When it comes to protecting electronic gadgets, I can be one slightly paranoid customer. And when it comes to protecting smartphones, I become very paranoid. After my iPhone was delivered, it stayed in its box until I could get to my local ATT store and choose a case. I was happy to see that the store had the new Speck Presidio case, a successor to their popular (and my personal favorite) CandyShell case. I bought white/ash gray Presidio Grip case, appropriately named because it’s almost impossible for it to slip from your fingers. A few days later–as luck would have it–Speck sent me an identical black/black Grip case to review.
Speck has always impressed me with their smartphone cases because the models I prefer are the thinner ones that are easy to handle and have military-grade protection. That’s not a bad combination at all. I like the Presidio Grip (and the CandyShell Grip before that) because they are one-piece, uncluttered, easy to attach and remove and protect my iPhone where it needs it the most—in the corners.
I drop my iPhone—a lot. With my iPhone 6, I had to replace the CandyShell case because the first one cracked in the corner. Some might complain about a cracked case, but not me. The CandyShell case did exactly what it was supposed to do—it sacrificed itself so my iPhone could live on. If it weren’t for the case, it would be my iPhone with a cracked glass screen. Shelling out $35 to replace a case was money well spent. I expect the same, or better, performance from the Presidio case.
Let’s address some of the features of the Presidio case one by one with my comments:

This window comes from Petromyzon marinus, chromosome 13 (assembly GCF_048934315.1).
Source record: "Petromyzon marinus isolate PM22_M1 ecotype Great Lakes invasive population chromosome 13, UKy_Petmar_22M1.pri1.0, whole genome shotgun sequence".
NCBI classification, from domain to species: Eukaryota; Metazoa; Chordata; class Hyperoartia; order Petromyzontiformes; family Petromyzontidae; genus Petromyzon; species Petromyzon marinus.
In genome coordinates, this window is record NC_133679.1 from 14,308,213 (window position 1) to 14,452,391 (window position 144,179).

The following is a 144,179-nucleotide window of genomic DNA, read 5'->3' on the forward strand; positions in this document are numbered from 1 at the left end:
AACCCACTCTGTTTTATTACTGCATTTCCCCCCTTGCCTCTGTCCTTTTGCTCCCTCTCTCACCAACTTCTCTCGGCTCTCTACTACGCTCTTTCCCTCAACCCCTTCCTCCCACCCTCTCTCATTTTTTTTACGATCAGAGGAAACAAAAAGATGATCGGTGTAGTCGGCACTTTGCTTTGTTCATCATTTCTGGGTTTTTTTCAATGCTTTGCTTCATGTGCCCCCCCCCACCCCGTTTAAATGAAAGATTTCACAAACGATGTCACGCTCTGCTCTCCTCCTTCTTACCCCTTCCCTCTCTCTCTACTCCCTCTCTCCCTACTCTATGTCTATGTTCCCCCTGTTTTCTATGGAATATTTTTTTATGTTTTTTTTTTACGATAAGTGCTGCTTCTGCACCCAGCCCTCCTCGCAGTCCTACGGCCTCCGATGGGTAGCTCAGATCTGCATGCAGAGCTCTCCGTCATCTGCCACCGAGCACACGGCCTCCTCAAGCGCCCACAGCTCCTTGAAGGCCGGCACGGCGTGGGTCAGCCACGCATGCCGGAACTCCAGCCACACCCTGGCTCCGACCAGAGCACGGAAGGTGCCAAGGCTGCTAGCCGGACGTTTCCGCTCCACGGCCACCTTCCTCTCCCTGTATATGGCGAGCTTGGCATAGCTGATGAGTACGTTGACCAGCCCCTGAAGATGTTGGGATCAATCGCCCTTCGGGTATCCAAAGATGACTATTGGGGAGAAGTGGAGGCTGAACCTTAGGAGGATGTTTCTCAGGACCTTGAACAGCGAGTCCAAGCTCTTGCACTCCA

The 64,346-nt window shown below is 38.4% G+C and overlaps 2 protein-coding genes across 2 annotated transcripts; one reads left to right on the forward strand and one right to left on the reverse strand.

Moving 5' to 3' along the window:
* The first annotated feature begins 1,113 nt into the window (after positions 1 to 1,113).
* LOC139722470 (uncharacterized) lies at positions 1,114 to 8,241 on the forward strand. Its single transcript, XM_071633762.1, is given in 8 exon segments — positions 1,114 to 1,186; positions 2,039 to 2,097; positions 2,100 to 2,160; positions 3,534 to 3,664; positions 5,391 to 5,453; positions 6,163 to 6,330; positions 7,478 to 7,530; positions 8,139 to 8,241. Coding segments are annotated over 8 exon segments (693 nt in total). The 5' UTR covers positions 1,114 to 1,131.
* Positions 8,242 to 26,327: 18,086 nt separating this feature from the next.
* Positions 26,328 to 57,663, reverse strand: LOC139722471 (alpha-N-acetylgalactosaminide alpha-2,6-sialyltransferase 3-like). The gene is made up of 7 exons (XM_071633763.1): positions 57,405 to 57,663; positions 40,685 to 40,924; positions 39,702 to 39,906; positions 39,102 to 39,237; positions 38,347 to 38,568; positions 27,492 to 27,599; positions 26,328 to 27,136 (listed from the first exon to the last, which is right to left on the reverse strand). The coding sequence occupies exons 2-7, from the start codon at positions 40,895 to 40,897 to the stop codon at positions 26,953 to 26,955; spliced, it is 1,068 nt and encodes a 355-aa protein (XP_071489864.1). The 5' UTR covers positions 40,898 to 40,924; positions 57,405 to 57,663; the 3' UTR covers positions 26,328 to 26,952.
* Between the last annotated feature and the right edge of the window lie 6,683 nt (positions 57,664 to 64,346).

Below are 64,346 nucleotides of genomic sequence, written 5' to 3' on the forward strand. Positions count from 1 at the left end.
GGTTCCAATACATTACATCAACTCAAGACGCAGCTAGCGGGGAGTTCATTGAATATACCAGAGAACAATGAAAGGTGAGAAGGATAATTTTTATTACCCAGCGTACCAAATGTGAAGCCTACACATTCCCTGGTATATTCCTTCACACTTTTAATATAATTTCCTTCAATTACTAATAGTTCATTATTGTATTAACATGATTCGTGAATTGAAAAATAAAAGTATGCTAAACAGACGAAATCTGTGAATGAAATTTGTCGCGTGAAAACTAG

- Port protection: The thickness of the case protects buttons, ports and the camera lens by making them recessed instead of being exposed to bumping or scratching.
- Responsive buttons: The on/off and volume buttons are completely covered, but still easy to press. This is an improvement over the CandyShell case which could be a bit more difficult to press.
- No-slip grip: As advertised, the slightly raised ribbed pattern makes it difficult for the case to slip from your hands. Even so, I’ve dropped my iPhone 7 a few times since using the Presidio case with no damage. For clumsy me, this case pays for itself in a couple of weeks.
- Bezel screen protection: This feature can save the screen from cracks or scratches if dropped face down. Because of this bezel, I don’t use screen protectors.
- Impactum shock barrier: Impactum is a made-up word that refers to extra cushioning built-in to the Presidio case’s corners. This extra padding provides shock dispersion that can save a screen because the corners are a screens weak spot when dropped.
- Lab-tested durability: I can only assume this means that Speck cases are tested in their lab—duh. Other than the advertised 10 ft. drop test, I don’t know what testing is done on Speck’s cases. All I know is that if one of their cases cracks from repeated drops and your smart phone remains undamaged, that’s all the testing I need.
The Presidio Grip case feels good when holding. It makes the iPhone feel thicker because the case makes it thicker. However, it’s not off-putting. Surprisingly, the Grip case easily slips in and out of a pocket despite its excellent gripping ability. The case holds tightly to the iPhone, yet is easy to remove. I highly recommend removing the case every few days to clean out the interior—yes, dust and dirt can work its way into a case. This can help prevent scratching to the iPhones aluminum back.
Not all Presidio cases are the Grip model. Most are smooth. Even so, the Presidio line of cases is not slippery. They come in many colors, designs and thicknesses and some protect better than others. Bottom line is that you have a choice. This review deals with the Grip model only. If you’re looking for an easy to use case that also lets you still touch and feel your smartphone, the Speck Presidio cases can be a good investment—especially if you’re a klutz like me..
The Speck Presidio Grip is available now from Speck and sells for $39.95 US.